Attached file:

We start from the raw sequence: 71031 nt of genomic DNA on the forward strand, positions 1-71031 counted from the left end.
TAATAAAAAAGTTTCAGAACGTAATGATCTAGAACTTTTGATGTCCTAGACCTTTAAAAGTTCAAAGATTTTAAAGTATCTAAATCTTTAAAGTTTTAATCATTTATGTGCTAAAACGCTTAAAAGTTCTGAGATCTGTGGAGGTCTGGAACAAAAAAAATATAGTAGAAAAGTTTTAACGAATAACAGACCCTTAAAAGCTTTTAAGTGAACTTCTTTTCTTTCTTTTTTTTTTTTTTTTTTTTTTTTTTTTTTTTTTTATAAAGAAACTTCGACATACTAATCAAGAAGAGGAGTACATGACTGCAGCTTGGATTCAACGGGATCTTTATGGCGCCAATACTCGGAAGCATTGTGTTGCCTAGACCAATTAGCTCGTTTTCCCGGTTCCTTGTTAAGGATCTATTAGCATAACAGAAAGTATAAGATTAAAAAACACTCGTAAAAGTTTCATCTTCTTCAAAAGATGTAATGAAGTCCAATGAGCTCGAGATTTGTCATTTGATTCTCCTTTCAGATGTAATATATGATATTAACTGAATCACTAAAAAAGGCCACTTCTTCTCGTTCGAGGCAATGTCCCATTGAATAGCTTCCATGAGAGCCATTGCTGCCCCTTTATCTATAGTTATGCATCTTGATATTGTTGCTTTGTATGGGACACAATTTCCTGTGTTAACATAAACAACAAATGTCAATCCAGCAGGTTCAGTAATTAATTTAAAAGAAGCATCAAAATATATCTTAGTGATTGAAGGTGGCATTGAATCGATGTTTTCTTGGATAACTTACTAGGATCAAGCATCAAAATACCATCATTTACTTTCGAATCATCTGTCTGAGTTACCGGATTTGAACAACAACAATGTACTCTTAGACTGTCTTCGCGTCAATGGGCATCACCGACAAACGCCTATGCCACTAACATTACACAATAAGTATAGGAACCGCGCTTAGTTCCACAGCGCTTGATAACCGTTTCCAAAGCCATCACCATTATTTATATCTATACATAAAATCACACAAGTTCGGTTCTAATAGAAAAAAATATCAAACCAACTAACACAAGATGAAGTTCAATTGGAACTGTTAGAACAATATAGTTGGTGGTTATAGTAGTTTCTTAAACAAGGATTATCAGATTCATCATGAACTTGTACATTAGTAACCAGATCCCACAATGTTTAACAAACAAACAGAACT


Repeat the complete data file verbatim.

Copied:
We start from the raw sequence: 71031 nt of genomic DNA on the forward strand, positions 1-71031 counted from the left end.
TAATAAAAAAGTTTCAGAACGTAATGATCTAGAACTTTTGATGTCCTAGACCTTTAAAAGTTCAAAGATTTTAAAGTATCTAAATCTTTAAAGTTTTAATCATTTATGTGCTAAAACGCTTAAAAGTTCTGAGATCTGTGGAGGTCTGGAACAAAAAAAATATAGTAGAAAAGTTTTAACGAATAACAGACCCTTAAAAGCTTTTAAGTGAACTTCTTTTCTTTCTTTTTTTTTTTTTTTTTTTTTTTTTTTTTTTTTTTATAAAGAAACTTCGACATACTAATCAAGAAGAGGAGTACATGACTGCAGCTTGGATTCAACGGGATCTTTATGGCGCCAATACTCGGAAGCATTGTGTTGCCTAGACCAATTAGCTCGTTTTCCCGGTTCCTTGTTAAGGATCTATTAGCATAACAGAAAGTATAAGATTAAAAAACACTCGTAAAAGTTTCATCTTCTTCAAAAGATGTAATGAAGTCCAATGAGCTCGAGATTTGTCATTTGATTCTCCTTTCAGATGTAATATATGATATTAACTGAATCACTAAAAAAGGCCACTTCTTCTCGTTCGAGGCAATGTCCCATTGAATAGCTTCCATGAGAGCCATTGCTGCCCCTTTATCTATAGTTATGCATCTTGATATTGTTGCTTTGTATGGGACACAATTTCCTGTGTTAACATAAACAACAAATGTCAATCCAGCAGGTTCAGTAATTAATTTAAAAGAAGCATCAAAATATATCTTAGTGATTGAAGGTGGCATTGAATCGATGTTTTCTTGGATAACTTACTAGGATCAAGCATCAAAATACCATCATTTACTTTCGAATCATCTGTCTGAGTTACCGGATTTGAACAACAACAATGTACTCTTAGACTGTCTTCGCGTCAATGGGCATCACCGACAAACGCCTATGCCACTAACATTACACAATAAGTATAGGAACCGCGCTTAGTTCCACAGCGCTTGATAACCGTTTCCAAAGCCATCACCATTATTTATATCTATACATAAAATCACACAAGTTCGGTTCTAATAGAAAAAAATATCAAACCAACTAACACAAGATGAAGTTCAATTGGAACTGTTAGAACAATATAGTTGGTGGTTATAGTAGTTTCTTAAACAAGGATTATCAGATTCATCATGAACTTGTACATTAGTAACCAGATCCCACAATGTTTAACAAACAAACAGAACT